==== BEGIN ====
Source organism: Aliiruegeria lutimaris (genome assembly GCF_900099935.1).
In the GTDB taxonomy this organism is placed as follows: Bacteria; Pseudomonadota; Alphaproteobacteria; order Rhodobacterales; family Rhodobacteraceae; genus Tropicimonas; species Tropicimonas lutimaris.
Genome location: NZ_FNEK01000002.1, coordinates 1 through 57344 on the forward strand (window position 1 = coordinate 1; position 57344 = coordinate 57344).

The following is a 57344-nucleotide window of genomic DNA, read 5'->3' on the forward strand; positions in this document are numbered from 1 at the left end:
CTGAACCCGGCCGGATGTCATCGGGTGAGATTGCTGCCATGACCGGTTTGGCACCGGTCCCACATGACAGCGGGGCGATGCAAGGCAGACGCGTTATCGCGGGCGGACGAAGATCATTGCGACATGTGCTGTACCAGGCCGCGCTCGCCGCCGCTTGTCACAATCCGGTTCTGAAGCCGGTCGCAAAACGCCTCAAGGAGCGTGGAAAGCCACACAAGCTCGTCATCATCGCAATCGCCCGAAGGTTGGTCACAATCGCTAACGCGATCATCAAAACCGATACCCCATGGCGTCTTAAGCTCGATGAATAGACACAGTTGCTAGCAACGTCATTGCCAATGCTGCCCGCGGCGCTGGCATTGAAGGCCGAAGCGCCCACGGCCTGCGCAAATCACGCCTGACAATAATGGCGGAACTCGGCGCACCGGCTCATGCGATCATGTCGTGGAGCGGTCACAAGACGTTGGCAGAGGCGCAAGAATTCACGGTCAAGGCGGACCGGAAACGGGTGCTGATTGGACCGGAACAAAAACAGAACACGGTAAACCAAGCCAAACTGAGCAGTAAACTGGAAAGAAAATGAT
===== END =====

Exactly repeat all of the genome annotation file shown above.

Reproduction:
Source organism: Aliiruegeria lutimaris (genome assembly GCF_900099935.1).
In the GTDB taxonomy this organism is placed as follows: Bacteria; Pseudomonadota; Alphaproteobacteria; order Rhodobacterales; family Rhodobacteraceae; genus Tropicimonas; species Tropicimonas lutimaris.
Genome location: NZ_FNEK01000002.1, coordinates 1 through 57344 on the forward strand (window position 1 = coordinate 1; position 57344 = coordinate 57344).

The following is a 57344-nucleotide window of genomic DNA, read 5'->3' on the forward strand; positions in this document are numbered from 1 at the left end:
CTGAACCCGGCCGGATGTCATCGGGTGAGATTGCTGCCATGACCGGTTTGGCACCGGTCCCACATGACAGCGGGGCGATGCAAGGCAGACGCGTTATCGCGGGCGGACGAAGATCATTGCGACATGTGCTGTACCAGGCCGCGCTCGCCGCCGCTTGTCACAATCCGGTTCTGAAGCCGGTCGCAAAACGCCTCAAGGAGCGTGGAAAGCCACACAAGCTCGTCATCATCGCAATCGCCCGAAGGTTGGTCACAATCGCTAACGCGATCATCAAAACCGATACCCCATGGCGTCTTAAGCTCGATGAATAGACACAGTTGCTAGCAACGTCATTGCCAATGCTGCCCGCGGCGCTGGCATTGAAGGCCGAAGCGCCCACGGCCTGCGCAAATCACGCCTGACAATAATGGCGGAACTCGGCGCACCGGCTCATGCGATCATGTCGTGGAGCGGTCACAAGACGTTGGCAGAGGCGCAAGAATTCACGGTCAAGGCGGACCGGAAACGGGTGCTGATTGGACCGGAACAAAAACAGAACACGGTAAACCAAGCCAAACTGAGCAGTAAACTGGAAAGAAAATGAT